On 90% of my setups I use Braided Fishing line; but very rarely do I use a Fluorocarbon or Mono Leader on my setup. In my opinion, there are very few occasions when a leader is even necessary. For those that think the fish are spooked by the braided line, tell me how those same fish aren’t spooked by the skirts on your swimbaits, or the gigantic unnatural weed guards on your football jigs.
I mean let’s get real; the hooks on your lures don’t look natural. Are you going to stop tying on hooks?
The fact is, unless you’re fishing crystal clear water – and even then I’m still not afraid to throw straight braid – there are very few times when tying on a leader is going to increase your hookup ratio.
If you are fishing stained waters, there is absolutely no point to tying on a leader.
Nine times out of ten I’m not going to do anything special when fishing with braid. That being said, I almost exclusively use a dark green color when I’m fishing with braided line. If the line is going to spook a weary fish, the newer dark green braided fishing lines are almost as invisible as any Fluorocarbon or Monofilament line. In fact, I would argue that because the diameter of these braided lines are so much smaller, they are probably even more invisible to the fish than a higher test weight Fluoro or Mono line.
Think about it; I can pitch out a 65lb braided line that is going to be the same diameter as a 12lb mono line. In situations where you need that higher test line, why would you not use straight braid?
Tips for Fishing High-Vis Braided Line without a Leader
If you are fishing with a bright color line, something like a neon yellow high-visibility braided line, then you might want to do something to make the line a little less visible as it attaches to your bait. To get around using a leader, grab a dark green sharpie and color the first 24”-36” of line just above your lure with the sharpie. This will camouflage the line just enough to throw off any fish that may have been leery of the brightly colored line.
Why would you fish Braided Line without a Leader?
- You can throw a thinner diameter line, without worrying about adding a big chunky leader.
- You eliminate one more potential weak spot. Tying on a leader, no matter what type of knot you use, adds one more potential weak spot to your fishing setup. If you are throwing Braid then throw Braid; if you want Mono or Flouro then your entire reel should be spooled with it;. Why add a weak spot?
- You will cast farther: When using rods with micro guides, you don’t have to worry about your knot hitting the guides every time you casts. That little bit of resistance does make a difference, and overtime that knot can wear down your guides.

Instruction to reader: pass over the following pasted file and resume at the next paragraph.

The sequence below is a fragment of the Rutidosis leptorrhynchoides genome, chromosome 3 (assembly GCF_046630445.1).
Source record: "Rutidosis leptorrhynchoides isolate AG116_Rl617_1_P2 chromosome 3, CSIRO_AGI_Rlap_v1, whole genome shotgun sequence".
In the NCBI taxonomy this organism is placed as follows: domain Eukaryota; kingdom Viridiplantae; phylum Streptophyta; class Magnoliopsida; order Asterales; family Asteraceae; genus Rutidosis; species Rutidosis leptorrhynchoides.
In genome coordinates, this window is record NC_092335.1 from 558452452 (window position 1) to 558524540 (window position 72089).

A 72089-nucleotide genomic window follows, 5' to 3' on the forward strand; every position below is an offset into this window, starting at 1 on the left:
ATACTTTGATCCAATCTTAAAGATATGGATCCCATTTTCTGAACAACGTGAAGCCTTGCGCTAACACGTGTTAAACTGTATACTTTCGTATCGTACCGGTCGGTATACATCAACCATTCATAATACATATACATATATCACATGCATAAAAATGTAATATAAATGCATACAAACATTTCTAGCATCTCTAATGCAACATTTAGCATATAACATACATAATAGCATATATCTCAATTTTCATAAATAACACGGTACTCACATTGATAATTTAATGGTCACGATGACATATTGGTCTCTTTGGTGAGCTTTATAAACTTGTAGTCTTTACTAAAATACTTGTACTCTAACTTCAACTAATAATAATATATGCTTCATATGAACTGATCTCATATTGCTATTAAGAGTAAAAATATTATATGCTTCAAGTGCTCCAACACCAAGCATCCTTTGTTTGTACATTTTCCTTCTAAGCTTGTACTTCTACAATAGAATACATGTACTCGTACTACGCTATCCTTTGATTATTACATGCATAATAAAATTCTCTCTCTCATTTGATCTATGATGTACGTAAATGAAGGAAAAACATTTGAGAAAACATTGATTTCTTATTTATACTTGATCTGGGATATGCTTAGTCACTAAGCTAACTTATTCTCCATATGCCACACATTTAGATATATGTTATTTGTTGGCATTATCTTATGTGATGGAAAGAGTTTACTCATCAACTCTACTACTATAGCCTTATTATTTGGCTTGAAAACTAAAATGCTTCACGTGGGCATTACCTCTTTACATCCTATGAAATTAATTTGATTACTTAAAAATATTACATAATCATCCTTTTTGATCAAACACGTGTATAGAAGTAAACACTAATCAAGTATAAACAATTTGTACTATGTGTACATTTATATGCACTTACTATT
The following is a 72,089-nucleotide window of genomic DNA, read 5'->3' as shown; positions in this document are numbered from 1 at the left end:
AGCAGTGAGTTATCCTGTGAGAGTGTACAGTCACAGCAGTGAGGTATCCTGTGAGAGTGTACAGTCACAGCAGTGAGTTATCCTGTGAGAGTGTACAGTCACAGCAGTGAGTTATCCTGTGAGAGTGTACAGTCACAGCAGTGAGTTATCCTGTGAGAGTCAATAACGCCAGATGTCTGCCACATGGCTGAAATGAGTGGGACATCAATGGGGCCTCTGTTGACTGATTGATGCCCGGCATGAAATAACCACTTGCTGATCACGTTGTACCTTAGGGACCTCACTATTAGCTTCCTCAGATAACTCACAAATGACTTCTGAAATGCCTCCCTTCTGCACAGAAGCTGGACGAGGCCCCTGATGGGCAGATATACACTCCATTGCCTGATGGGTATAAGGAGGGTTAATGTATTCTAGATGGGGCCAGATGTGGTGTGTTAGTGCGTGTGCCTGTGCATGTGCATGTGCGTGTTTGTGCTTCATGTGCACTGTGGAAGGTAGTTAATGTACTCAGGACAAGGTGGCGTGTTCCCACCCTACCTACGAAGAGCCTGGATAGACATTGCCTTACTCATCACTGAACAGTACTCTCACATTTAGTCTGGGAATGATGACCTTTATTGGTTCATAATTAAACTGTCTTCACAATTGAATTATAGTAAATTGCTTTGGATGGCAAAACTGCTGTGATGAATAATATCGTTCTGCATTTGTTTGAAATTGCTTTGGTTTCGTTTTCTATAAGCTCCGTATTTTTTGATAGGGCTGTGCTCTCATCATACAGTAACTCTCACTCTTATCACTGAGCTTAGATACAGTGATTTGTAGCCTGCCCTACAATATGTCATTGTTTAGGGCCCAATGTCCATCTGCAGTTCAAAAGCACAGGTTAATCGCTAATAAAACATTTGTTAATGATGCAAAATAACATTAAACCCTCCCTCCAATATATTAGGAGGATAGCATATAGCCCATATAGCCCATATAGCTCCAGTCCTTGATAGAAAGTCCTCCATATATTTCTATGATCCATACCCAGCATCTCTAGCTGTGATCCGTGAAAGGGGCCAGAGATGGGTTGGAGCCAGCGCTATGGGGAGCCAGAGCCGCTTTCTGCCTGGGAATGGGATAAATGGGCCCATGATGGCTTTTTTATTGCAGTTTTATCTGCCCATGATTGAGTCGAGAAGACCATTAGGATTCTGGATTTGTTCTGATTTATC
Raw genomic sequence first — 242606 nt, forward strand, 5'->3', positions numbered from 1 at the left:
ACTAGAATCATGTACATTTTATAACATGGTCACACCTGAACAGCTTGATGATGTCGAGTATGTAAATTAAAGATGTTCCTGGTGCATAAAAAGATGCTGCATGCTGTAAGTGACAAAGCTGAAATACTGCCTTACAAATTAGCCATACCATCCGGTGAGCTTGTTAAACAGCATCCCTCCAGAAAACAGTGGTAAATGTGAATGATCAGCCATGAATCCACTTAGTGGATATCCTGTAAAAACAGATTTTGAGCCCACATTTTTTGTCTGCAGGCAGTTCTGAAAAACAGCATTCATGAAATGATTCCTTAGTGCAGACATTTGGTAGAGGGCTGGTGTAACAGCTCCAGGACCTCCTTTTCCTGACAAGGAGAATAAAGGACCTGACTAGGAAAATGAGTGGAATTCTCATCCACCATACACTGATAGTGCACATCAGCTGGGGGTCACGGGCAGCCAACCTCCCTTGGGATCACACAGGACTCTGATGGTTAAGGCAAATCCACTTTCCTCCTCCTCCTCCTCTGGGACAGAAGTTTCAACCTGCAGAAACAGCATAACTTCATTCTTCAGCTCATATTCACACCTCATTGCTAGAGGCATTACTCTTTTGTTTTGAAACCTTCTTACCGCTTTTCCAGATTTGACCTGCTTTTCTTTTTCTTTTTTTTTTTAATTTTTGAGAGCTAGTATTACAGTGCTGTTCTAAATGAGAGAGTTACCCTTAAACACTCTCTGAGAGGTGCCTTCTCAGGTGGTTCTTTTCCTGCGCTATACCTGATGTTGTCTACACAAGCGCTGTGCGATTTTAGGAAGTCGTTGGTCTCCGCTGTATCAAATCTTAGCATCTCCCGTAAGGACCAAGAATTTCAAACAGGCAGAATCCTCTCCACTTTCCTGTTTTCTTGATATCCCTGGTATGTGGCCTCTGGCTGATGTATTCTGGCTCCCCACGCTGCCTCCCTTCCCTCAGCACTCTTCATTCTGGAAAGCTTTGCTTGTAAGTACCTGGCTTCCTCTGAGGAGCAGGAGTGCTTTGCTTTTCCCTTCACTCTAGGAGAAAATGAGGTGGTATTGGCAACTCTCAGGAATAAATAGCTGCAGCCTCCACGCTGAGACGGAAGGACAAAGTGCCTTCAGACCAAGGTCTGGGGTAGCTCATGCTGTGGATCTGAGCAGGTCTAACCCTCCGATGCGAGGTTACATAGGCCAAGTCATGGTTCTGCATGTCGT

- Less Backlash on Baitcasters: For those using baitcasters, that knot hitting the guides can increase your backlashes.
So what are the Benefits of adding a Leader to Braid?
There are sometimes when adding a leader makes sense, and most of the time that has nothing to do with the ability of the fish to see your line — but for those of you who can’t get over that mental block, I’ll add that to the list.
- Crystal Clear Water: There are some who will argue that you should always tie on a leader when fishing crystal clear waters; while I’ve never noticed a significant difference in how many fish I catch, I will give them this one and say there is a slight possibility that it may improve your catch count.
- Fishing areas where lures become snagged: If you are fishing areas where your lure keeps getting snagged, you may want to think about adding a Fluorocarbon or Mono Leader. If you are using Braid it’s almost impossible to snap the line, but if you tie on a leader you will be able to break the line right at the knot. Using a light leader will control how much line is broken off at one time.
- Fishing in the Wind: Fluorocarbon is stiffer than braid, so in really windy condition it may help keep your bait from tumbling and twisting up in the wind. If you are chucking baits with treble hooks, and you notice the braid keeps getting wound around the hooks when casting, try tying on a Fluorocarbon leader and that should solve most your problems.
- A leader also saves main line: Using a Leader allows you to save the amount of braid your cutting every time you tie on a new lure; since braid is pretty darn expensive, tying on a leader can save some money in the long run.
- It acts as a Shock Absorbed: Most braids have almost no stretch; because of that hook-sets can sometimes be a problem for those who run straight braid. When fishing baits where heavy hook-sets might be a problem, adding a leader can help cushion the direct pressure on the hook, helping you nail those big bass without ripping the hook right out of their mouth.